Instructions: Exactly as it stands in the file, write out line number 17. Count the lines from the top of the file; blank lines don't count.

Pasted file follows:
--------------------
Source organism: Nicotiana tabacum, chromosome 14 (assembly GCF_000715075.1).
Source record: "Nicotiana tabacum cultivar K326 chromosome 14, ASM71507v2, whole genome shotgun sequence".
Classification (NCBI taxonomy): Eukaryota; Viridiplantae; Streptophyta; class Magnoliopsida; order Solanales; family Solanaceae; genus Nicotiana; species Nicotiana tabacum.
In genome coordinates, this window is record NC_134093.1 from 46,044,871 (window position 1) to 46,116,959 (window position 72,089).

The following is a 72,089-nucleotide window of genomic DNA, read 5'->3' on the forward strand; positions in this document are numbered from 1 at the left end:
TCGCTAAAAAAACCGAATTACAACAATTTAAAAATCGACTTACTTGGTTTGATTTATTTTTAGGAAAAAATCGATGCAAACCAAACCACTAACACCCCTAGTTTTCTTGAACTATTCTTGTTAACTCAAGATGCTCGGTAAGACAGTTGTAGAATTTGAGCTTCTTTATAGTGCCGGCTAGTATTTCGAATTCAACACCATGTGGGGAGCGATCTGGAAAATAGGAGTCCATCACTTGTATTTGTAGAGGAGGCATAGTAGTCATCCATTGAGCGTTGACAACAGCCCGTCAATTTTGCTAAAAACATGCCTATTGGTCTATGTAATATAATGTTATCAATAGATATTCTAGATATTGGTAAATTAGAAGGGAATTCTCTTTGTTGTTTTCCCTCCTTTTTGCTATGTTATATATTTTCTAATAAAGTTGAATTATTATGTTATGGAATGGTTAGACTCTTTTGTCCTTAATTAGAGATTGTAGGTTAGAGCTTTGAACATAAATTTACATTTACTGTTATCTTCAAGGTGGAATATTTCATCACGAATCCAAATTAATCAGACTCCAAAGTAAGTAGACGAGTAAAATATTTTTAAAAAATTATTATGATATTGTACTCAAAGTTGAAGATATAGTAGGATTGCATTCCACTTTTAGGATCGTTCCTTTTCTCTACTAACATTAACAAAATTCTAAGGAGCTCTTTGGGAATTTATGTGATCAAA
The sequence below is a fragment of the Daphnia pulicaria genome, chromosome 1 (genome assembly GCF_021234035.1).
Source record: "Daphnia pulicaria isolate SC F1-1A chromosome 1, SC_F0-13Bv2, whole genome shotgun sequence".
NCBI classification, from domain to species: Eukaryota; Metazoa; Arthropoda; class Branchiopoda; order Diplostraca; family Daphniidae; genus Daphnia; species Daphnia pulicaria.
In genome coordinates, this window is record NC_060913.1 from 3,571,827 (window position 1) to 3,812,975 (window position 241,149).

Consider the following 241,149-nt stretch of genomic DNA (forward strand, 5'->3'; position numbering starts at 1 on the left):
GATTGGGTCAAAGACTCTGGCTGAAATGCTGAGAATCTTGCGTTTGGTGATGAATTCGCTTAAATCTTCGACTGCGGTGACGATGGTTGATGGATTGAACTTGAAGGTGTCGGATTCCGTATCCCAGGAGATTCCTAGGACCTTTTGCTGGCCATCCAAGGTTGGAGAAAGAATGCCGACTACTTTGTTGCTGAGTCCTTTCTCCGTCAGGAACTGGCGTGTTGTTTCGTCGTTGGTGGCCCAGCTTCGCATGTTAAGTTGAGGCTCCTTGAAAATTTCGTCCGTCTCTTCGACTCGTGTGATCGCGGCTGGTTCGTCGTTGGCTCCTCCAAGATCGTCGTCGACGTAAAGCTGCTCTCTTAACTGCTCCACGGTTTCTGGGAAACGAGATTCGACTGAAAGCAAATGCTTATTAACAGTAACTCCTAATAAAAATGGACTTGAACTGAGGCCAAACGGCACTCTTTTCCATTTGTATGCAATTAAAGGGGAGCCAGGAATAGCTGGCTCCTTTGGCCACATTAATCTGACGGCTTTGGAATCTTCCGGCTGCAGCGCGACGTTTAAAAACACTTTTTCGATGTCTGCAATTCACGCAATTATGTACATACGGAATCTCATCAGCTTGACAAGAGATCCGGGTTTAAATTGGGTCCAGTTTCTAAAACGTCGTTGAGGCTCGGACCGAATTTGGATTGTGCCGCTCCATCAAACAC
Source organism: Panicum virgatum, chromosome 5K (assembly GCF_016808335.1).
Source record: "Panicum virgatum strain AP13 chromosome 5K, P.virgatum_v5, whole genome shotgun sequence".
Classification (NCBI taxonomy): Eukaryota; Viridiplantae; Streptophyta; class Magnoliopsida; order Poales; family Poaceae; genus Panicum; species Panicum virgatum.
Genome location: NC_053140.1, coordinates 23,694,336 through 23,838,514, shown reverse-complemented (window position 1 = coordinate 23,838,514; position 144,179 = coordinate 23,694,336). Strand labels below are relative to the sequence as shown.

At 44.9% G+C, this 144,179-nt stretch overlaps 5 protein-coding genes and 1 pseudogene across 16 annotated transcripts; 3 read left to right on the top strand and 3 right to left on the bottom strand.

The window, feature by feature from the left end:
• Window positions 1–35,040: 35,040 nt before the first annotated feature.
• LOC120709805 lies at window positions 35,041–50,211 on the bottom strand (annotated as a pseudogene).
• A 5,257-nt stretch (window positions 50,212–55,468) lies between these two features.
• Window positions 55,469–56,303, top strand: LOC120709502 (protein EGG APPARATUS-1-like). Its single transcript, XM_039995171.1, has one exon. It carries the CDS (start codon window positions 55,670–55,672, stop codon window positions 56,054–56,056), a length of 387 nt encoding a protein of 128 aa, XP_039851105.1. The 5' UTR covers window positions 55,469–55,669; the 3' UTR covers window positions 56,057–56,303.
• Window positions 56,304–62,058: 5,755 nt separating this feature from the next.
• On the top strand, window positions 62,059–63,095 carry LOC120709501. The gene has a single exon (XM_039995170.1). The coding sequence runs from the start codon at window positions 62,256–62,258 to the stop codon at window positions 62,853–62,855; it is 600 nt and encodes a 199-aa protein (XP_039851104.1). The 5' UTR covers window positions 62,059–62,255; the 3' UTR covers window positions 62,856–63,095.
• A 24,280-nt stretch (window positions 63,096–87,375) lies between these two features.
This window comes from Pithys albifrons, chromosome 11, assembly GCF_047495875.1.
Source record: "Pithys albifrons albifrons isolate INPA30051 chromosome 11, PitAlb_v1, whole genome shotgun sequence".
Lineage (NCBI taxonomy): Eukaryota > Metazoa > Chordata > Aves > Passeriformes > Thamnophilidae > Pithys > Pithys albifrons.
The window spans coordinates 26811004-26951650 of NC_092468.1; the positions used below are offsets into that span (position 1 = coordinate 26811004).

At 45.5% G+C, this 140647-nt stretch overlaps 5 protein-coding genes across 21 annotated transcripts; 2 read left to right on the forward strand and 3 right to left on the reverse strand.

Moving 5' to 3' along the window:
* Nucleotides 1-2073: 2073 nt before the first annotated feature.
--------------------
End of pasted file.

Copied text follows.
At 44.9% G+C, this 144,179-nt stretch overlaps 5 protein-coding genes and 1 pseudogene across 16 annotated transcripts; 3 read left to right on the top strand and 3 right to left on the bottom strand.